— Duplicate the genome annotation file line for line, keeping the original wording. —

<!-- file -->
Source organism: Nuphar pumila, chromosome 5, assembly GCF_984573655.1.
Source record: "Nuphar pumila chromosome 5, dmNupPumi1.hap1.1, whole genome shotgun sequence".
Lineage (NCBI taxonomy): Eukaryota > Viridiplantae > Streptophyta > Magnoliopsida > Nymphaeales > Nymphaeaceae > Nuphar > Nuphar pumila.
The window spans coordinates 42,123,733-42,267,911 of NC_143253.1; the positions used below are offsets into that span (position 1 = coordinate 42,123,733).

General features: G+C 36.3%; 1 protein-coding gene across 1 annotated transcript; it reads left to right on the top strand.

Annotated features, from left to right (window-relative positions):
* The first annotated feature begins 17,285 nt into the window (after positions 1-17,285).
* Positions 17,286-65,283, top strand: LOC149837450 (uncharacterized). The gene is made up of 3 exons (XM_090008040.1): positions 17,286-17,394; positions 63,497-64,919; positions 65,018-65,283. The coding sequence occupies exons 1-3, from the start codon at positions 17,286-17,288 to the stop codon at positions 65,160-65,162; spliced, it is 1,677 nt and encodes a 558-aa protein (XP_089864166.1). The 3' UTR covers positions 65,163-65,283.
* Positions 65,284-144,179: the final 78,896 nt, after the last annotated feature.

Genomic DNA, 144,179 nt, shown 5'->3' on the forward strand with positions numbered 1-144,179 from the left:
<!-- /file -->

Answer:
Source organism: Nuphar pumila, chromosome 5, assembly GCF_984573655.1.
Source record: "Nuphar pumila chromosome 5, dmNupPumi1.hap1.1, whole genome shotgun sequence".
Lineage (NCBI taxonomy): Eukaryota > Viridiplantae > Streptophyta > Magnoliopsida > Nymphaeales > Nymphaeaceae > Nuphar > Nuphar pumila.
The window spans coordinates 42,123,733-42,267,911 of NC_143253.1; the positions used below are offsets into that span (position 1 = coordinate 42,123,733).

General features: G+C 36.3%; 1 protein-coding gene across 1 annotated transcript; it reads left to right on the top strand.

Annotated features, from left to right (window-relative positions):
* The first annotated feature begins 17,285 nt into the window (after positions 1-17,285).
* Positions 17,286-65,283, top strand: LOC149837450 (uncharacterized). The gene is made up of 3 exons (XM_090008040.1): positions 17,286-17,394; positions 63,497-64,919; positions 65,018-65,283. The coding sequence occupies exons 1-3, from the start codon at positions 17,286-17,288 to the stop codon at positions 65,160-65,162; spliced, it is 1,677 nt and encodes a 558-aa protein (XP_089864166.1). The 3' UTR covers positions 65,163-65,283.
* Positions 65,284-144,179: the final 78,896 nt, after the last annotated feature.

Genomic DNA, 144,179 nt, shown 5'->3' on the forward strand with positions numbered 1-144,179 from the left: